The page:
We engage a lot of companies, both local and otherwise, in helping them craft their strategy. Given the many changes happening in the market, both from traditional and digital, it is imperative that companies have the flexibility and agility to act (and react) so they can serve these changing buying and purchasing behaviors. To do that, a sound strategy must be put in place.
To work on a strategy, whether creating a new one or updating your latest one, it is important to capture your existing set up and come up with your baseline. This is critical and will serve as the jumping point once we do the canvas and maps needed. We call this your business model canvas. The business model canvas documents anything and everything that is happening in your organization: from your key partners, activities, resources, cost and revenue stream to your customer relationships, segments and value proposition. Once done, we set this aside.
There are two key areas we focus on in doing strategy. One is taking a closer look at your competitors and coming up with a competitive position canvas. One might ask, what about new entrants or substitutes? Those are also considered competitors. In this canvas, we go in detail on the many relevant aspects of your business such as your operations and business model, your products, your customers, and your people. These inputs are then assessed based on the level of investments made. There is a visual graph that will highlight where you are positioned vs your competitors and therefore would serve as a guide on which areas you should keep on investing or divesting even. We always give the example of how AWS disrupted the hardware technology business with the introduction of cloud computing. The key area they disrupted: profit model.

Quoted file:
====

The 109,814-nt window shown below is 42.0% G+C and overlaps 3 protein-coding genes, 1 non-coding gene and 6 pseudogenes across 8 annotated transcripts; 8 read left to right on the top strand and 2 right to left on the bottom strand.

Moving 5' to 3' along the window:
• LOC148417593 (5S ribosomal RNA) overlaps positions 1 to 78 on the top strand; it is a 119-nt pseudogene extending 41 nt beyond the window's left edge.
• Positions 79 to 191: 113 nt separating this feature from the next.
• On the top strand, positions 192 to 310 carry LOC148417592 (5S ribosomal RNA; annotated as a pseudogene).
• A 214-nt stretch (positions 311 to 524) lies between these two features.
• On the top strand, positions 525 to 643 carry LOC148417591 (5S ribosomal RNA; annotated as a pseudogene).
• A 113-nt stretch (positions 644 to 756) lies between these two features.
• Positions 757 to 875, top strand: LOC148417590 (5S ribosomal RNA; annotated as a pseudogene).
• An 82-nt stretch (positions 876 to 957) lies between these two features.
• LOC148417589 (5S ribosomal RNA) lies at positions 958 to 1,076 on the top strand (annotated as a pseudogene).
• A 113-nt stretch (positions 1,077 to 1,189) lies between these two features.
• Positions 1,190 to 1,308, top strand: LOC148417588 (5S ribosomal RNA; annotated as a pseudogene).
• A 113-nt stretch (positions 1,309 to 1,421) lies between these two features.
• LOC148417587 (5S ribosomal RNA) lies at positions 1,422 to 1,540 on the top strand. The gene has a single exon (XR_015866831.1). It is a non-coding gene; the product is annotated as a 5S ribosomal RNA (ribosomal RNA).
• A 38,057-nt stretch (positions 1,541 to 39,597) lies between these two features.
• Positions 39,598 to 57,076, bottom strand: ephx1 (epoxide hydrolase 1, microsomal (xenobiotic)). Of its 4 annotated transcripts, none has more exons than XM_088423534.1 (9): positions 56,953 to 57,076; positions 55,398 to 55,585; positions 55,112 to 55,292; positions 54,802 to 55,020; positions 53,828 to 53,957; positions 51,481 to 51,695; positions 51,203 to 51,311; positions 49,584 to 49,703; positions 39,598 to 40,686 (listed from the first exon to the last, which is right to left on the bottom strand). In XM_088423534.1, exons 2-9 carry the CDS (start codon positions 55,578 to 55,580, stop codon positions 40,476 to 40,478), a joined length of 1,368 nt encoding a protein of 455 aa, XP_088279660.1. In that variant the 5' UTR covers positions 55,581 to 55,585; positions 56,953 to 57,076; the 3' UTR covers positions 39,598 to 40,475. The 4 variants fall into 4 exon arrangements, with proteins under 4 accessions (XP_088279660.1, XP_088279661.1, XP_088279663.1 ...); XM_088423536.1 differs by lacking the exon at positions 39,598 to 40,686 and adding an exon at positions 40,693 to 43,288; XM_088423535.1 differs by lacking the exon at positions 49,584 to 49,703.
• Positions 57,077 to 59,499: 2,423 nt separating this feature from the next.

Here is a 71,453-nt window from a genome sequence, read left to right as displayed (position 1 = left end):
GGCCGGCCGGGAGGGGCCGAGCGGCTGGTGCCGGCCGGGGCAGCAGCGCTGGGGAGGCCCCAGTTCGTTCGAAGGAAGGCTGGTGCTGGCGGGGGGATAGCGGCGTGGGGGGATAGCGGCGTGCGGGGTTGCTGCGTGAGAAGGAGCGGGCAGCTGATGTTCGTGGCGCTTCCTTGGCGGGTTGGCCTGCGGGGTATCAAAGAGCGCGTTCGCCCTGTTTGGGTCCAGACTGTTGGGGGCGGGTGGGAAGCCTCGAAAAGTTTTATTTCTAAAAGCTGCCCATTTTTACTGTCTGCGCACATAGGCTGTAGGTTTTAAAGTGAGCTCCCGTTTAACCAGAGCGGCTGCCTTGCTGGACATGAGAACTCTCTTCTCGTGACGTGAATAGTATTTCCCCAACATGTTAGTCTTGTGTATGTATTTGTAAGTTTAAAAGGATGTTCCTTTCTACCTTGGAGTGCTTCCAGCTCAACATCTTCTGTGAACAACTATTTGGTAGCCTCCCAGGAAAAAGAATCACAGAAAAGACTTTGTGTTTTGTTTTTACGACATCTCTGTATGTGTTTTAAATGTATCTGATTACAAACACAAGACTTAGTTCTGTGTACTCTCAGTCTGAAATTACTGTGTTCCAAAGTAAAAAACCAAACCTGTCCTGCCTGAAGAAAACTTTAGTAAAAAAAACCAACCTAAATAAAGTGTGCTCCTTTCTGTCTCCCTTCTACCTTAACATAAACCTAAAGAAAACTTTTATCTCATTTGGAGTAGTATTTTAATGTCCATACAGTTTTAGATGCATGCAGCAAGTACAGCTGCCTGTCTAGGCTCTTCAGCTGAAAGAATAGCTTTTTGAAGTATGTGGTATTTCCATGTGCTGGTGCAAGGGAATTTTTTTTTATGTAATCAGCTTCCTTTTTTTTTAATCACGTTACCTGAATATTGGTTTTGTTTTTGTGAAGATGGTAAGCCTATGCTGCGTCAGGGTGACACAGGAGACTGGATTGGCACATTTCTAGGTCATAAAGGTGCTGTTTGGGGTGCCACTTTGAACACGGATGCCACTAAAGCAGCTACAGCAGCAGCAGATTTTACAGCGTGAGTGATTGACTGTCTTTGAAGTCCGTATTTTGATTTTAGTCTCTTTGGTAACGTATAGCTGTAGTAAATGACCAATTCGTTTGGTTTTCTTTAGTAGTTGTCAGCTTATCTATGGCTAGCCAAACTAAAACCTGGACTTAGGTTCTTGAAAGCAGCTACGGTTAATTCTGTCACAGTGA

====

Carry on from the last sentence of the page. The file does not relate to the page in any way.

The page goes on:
The second area of focus and by far the most amount of time we spend on dissecting every granular detail possible is the customer. Customer is king, and the study of such involves a lot of brainstorming among business units and business leaders in order to have an aligned and consolidated point of view. We highlight the different personas in your customer base — and this could range from your Gen Z customer all the way to your Baby Boomer customer, for example. For each of these personas there are different needs that have to be addressed your product or service and this is discussed in details.
The output of this customer focus is the customer journey map. There are several (and equally interesting) factors that we need to think about when we study our customer, or a specific customer persona for that matter. These include his needs, attitudes, activities, what are his touchpoints with your product or service, support activities (if any), and the experience curve. We find the experience curve to be the biggest eye opener because this is where the customer satisfaction tends to be reflected, given the assessment of all the customer related activities and touchpoints. The experience curve also addresses the overall impact and will also pave the way for new tactics to be discussed in order to change the experience from bad to good, as such as the case may be.
The goal is always to make the customer aware of your product or service and eventually convert him to be an advocate. The strategy to achieve this is captured very nicely in this customer journey map. Both the inputs coming from the competitive position canvas and the customer journey map will now be lifted and included in the (future) business model canvas. If you remember the (baseline) business model canvas that is done at the beginning, this future one will now highlight the areas needed to be improved or focused on in order to achieve the goals that the organization has set out for. Lastly, prioritization is key in ensuring that the tactics identified can be implemented in a timely manner.
The Philippines is a growing market and an organization doing business here will not run out of customers. We remain to be a developing country and the opportunities are endless; and organizations always think of the best customer experience they can provide in the process. What is essential though is in ensuring that a sound strategy is in place so that this can be thoroughly supported and executed from the ground. It is also wise to have this ready at the beginning of the year to encourage momentum and involvement from everyone in the organization. After all, the new year always brings a fresh start.
Wishing you and your loved ones the most joyous holiday season and the best of 2020!
Kay Calpo Lugtu is the chief operating officer of Hungry Workhorse, a digital and culture transformation firm. Her advocacies include nation-building, education and financial literacy. The author may be reached at email@example.com.